The District 1 race has gotten ugly, as attack ads, vandalism and accusations of sign removal are flying in full force the day before the primary election.
Before 4 a.m. on Sunday, May 15 someone broke the window of incumbent Darlene Harris’s campaign office on East Ohio Street, according to a press release sent by Harris’ campaign.
An employee of an East Ohio Street business discovered the broken window and reported it to authorities, said campaign manager Kyndall Mason. Pittsburgh Police are investigating.
A press release from Harris’s campaign called the incident vandalism, but Mason said that “It could have been anything from someone falling through it to someone breaking it.”
She added, though, that Harris did not believe in coincidences, and that dealing with the incident on Sunday meant they could not spend that time campaigning door to door as planned.
Harris has three challengers in the District 1 Democratic primary: Vince Pallus of Brighton Heights, Bobby Wilson of Spring Hill and Steve Oberst of Brighton Heights
The press release also stated that objects have been thrown at Harris’s personal vehicle and supporters have reported pro-Harris yard signs being removed or stolen.
Mason said that “numerous eyewitnesses” have called the office and reported seeing City of Pittsburgh workers and employees from local contracting business Allegheny Construction Management Co. removing Darlene Harris signs.
Allegheny Construction Management Co. owner Jeff Dzamko said those allegations were “absolutely false,” and that the only signs he removed were from a piece of property owned by S&A Homes on the Federal Hill housing development.
According to reports in the Pittsburgh Tribune-Review in March 2010, Dzamko is well connected with Mayor Luke Ravenstahl and good friends with Ravenstahl’s Chief of Staff Yarone Zober.
S&A Homes Construction Manager Corey Lovrak said that Allegheny Construction Management occasionally did some property maintenance such as grass cutting for S&A, and that company policy is to not allow political signs or advertisements of any kind on property they own.
City officials can remove illegally placed campaign signs, according to local laws.
Harris challenger Bobby Wilson told The Chronicle that he caught Jeff Dzamko removing a large banner Wilson had hung on a fence at the corner of Tripoli and Chestnut streets in East Deutschtown in early April.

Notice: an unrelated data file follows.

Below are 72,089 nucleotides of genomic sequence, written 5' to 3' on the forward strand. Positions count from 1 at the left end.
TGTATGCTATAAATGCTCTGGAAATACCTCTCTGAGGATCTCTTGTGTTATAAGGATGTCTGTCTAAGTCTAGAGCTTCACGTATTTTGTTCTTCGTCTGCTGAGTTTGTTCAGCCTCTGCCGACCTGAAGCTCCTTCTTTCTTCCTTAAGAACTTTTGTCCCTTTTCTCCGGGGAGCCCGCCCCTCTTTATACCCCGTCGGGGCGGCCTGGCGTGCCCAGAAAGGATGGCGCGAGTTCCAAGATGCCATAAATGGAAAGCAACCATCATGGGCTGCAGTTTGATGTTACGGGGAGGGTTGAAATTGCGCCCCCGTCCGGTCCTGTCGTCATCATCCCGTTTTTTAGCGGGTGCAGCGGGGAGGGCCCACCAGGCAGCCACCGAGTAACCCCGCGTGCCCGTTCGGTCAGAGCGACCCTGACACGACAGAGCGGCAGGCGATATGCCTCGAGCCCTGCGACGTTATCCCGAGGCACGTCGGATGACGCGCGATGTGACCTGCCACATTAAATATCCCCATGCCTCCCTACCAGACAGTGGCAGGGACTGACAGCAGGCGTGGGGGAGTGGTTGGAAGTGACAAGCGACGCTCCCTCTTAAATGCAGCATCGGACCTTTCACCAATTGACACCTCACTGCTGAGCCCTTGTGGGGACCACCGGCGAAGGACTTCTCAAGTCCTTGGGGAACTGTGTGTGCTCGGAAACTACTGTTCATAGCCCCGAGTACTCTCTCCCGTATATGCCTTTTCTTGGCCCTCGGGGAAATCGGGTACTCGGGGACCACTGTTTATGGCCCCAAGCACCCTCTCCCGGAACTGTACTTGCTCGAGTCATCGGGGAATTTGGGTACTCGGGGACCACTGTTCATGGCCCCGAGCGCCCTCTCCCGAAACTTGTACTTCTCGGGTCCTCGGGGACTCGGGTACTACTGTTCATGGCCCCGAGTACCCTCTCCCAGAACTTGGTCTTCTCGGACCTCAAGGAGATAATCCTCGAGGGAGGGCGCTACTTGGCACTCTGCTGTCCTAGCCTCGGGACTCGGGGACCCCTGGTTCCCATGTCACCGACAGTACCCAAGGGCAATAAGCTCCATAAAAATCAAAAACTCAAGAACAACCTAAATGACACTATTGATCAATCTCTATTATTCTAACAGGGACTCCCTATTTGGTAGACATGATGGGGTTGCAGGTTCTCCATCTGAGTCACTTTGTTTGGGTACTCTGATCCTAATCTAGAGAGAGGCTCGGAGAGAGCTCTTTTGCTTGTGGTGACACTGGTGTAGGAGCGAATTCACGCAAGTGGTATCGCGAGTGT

Wilson said he confronted Dzamko, who said the owner had asked him to remove it. Wilson said he had permission to hang the sign there, and called the owner to confirm. The owner confirmed the sign could be there, Wilson said, and then Dzamko said the neighbors had asked him to remove the sign.
Dzamko today offered no comment on the incident.
Vince Pallus said that his office has also received numerous reports of stolen or missing campaign signs, and that someone wrote a vulgar saying on one of his signs in Woods Run.
He said there have been no incidents at his campaign office.
“That’s unfortunately that that happened to her,” Pallus said of the broken window. “It may not have had anything to do with the campaign. It’s my understanding that a lot of windows have been broken down there [recently].”
Despite the distraction of the broken window, Mason said the publicity has helped Harris’s campaign, and that many people are calling to express disdain over the incident and their support for Harris.
“Regardless of how or why it happened, it’s actually been good for the campaign,” Mason said.
The Vince Pallus campaign recently sent out a mailing that criticized Harris. The flyer said “Greed Works for Darlene Harris” and listed a number of projects, such as demolition, that Harris allegedly moved money away from to fund pet projects.
In the past few days, both Harris and Pallus have been sending out numerous flyers, all focused on what each candidate can do for the district.